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Media Literacy: Defining and Teaching a Must-Have Skill

Media Literacy: Defining and Teaching a Must-Have Skill

It would be difficult to read a newspaper, listen to a news broadcast, or open any social media site without seeing some reference to “fake news.” NPR NewsHour’s  recent interview How online hoaxes and fake news played a role in the election highlights this growing concern. There is definitely a need to bring media literacy into classrooms.

The Common Core State Standards call for media literacy:

“To be ready for college, workforce training, and life in a technological society, students need the ability to gather, comprehend, evaluate, synthesize, and report on information and ideas, to conduct original research in order to answer questions or solve problems, and to analyze and create a high volume and extensive range of print and nonprint texts in media forms old and new.”  Common Core ELA Standards

However, since the standards do not come wrapped in a curriculum package, it is up to each district to provide some clarity on what media literacy looks like in our K-12 classrooms. Thankfully, the list of resources for teaching media literacy is growing (see resource list at end of post).

I’ve been an advocate for media literacy even before the Common Core. As long-time fans of Renee Hobbs, I’ve been incorporating her research (e.g., Aspen Institute paper) and resources (e.g., Media Education website & downloadable Code of Best Practices in Fair Use for Media Literacy Education) into our digital citizenship and copyright/fair use workshops for many years.

But what exactly is “media literacy”?

Educator Bill Bass shared several definitions in his recent Google Education on Air session, Media Education in a Digital Age:

  •  From Renee Hobb’s Digital and Media Literacy: A Plan for Action (1992 Aspen paper): “Media literacy is the ability to access, analyze, interpret, and create media (communication)  in a variety of forms.”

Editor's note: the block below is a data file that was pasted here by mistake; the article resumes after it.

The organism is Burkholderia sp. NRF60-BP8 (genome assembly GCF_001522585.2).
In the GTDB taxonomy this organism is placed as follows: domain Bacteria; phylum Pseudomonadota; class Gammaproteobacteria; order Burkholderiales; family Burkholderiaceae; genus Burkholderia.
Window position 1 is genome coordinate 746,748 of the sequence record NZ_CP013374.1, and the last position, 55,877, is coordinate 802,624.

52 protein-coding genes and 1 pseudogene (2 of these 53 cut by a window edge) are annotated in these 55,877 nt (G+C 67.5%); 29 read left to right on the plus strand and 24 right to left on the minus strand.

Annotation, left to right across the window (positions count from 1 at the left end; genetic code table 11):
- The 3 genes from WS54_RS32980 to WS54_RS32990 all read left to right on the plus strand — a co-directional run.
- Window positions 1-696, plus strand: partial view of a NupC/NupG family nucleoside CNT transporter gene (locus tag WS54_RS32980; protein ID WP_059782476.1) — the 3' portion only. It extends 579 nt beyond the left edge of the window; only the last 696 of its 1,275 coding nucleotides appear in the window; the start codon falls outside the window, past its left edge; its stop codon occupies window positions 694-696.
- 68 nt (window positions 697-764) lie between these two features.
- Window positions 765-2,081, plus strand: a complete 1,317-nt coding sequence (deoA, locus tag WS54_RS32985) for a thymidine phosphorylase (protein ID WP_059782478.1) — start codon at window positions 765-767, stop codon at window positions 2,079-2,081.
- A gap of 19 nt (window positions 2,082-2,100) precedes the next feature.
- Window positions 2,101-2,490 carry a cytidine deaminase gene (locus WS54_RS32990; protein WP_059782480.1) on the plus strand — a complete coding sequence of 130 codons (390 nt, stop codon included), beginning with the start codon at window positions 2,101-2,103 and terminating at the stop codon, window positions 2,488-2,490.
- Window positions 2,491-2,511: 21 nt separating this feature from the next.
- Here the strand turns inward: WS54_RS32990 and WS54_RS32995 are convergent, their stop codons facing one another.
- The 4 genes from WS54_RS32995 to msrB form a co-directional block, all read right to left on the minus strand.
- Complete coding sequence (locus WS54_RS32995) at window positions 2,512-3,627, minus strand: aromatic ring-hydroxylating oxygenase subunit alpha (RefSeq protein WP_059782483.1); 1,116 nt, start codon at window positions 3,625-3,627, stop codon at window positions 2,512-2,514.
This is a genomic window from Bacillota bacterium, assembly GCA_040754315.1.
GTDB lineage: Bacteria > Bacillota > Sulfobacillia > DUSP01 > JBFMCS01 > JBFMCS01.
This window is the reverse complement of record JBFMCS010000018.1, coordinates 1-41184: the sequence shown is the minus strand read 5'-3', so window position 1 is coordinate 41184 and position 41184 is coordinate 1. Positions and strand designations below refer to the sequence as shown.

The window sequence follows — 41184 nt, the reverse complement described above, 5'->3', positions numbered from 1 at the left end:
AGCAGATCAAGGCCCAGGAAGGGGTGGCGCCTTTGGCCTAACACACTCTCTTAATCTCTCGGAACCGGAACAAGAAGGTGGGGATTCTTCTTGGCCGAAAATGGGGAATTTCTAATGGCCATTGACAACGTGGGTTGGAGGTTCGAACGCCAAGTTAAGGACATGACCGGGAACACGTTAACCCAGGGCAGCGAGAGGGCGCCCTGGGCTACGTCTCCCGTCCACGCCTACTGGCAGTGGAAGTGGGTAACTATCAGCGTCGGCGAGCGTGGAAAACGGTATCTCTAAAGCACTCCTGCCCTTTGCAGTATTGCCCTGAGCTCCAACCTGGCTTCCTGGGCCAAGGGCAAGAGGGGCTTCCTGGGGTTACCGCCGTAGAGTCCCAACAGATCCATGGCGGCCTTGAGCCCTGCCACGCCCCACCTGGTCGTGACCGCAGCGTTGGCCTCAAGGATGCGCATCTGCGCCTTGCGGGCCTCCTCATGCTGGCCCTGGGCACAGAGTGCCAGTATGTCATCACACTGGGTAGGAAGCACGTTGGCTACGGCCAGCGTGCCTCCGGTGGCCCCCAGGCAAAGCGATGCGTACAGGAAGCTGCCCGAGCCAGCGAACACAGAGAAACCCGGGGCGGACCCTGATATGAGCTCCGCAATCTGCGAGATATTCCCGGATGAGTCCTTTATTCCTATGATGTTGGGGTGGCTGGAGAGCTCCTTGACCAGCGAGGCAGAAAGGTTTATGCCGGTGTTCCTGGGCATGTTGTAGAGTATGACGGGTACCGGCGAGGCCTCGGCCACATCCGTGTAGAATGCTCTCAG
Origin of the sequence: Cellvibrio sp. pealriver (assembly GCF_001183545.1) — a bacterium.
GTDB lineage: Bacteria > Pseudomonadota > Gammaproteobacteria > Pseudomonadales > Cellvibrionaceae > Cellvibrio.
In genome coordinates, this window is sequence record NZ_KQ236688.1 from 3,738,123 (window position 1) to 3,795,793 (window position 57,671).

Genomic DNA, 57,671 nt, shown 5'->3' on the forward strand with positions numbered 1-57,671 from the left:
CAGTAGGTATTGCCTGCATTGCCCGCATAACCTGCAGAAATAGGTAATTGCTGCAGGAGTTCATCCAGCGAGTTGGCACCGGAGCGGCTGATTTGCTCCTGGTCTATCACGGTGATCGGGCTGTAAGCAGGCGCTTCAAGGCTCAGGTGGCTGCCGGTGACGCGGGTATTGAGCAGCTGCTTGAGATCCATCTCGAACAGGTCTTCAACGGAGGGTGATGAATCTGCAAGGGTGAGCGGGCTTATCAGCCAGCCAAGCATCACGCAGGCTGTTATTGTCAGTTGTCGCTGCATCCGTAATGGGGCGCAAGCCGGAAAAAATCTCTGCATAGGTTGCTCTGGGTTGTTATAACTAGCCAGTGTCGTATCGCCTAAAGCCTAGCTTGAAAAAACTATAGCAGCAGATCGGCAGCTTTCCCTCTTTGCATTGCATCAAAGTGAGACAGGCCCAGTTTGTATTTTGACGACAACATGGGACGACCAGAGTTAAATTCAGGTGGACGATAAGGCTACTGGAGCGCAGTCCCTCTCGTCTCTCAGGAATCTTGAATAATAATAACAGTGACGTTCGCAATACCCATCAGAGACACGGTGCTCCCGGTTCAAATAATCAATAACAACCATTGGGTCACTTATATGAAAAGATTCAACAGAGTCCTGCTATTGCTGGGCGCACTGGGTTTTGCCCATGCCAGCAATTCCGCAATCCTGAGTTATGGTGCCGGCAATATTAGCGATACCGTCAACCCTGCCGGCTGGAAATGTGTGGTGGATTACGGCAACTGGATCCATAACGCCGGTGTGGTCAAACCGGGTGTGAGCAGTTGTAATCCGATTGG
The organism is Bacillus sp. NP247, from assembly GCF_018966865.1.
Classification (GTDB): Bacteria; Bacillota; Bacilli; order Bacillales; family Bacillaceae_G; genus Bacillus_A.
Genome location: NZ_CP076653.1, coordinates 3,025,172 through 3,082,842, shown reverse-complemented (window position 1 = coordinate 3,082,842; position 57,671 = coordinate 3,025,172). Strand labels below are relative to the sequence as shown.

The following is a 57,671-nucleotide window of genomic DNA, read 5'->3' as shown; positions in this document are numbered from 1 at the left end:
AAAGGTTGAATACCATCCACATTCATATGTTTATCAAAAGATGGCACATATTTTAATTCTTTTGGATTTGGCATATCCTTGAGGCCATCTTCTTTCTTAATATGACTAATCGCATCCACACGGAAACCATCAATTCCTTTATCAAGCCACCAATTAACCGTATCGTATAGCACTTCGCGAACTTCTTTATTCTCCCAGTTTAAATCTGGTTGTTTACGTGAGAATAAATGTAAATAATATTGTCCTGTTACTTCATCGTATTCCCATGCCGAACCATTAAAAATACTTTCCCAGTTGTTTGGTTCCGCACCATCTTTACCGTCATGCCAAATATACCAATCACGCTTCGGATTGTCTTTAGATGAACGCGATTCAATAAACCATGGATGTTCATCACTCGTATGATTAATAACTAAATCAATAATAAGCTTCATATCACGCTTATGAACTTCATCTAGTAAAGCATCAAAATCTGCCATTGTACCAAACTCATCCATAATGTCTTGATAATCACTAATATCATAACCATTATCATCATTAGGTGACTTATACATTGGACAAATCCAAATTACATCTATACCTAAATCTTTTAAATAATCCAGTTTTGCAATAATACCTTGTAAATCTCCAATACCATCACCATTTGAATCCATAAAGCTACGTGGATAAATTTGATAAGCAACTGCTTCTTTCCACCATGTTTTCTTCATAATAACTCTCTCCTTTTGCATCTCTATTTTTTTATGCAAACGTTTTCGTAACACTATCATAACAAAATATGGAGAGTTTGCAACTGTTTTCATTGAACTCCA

• From the Partnership for 21st Century Learning: “Media literacy requires the ability to analyze and create media.”
  • From NAMLE (National Association for Media Literacy Education): “Media literacy is the ability to ACCESS, ANALYZE, EVALUATE, CREATE, and ACT using all forms of communication.”

In addition to Bill’s resources, I’d like to add the voices of students speaking out on the role of media literacy, via Canada’s Media Literacy Now site:

Similar to the above-listed definitions, the Ontario Ministry of Education defines media literacy as

“…helping students develop an informed and critical understanding of the nature of mass media, the techniques used by them, and the impact of these techniques. More specifically, it is education that aims to increase the students’ understanding and enjoyment of how the-media work, how they produce meaning, how they are organized, and how they construct reality. Media Literacy also aims to provide students with the ability to create media products.”

 

How about some resources for teaching media literacy?

Here are some sites to get you started:

Media literacy chart from Huffington post.
Media literacy chart from Huffington post.

How about some recommended sites for fact checking?

I’ll defer again to Joyce Valenza, who includes fact-checking sites under the Resources for building a news literacy toolkit section of her Truth, Truthiness, Triangulation post.

I hope these resources will be useful to you and your students, especially following an extremely contentious election year. As always, if you have resources to add or classroom practices to share, please contribute to the conversation by leaving a comment.

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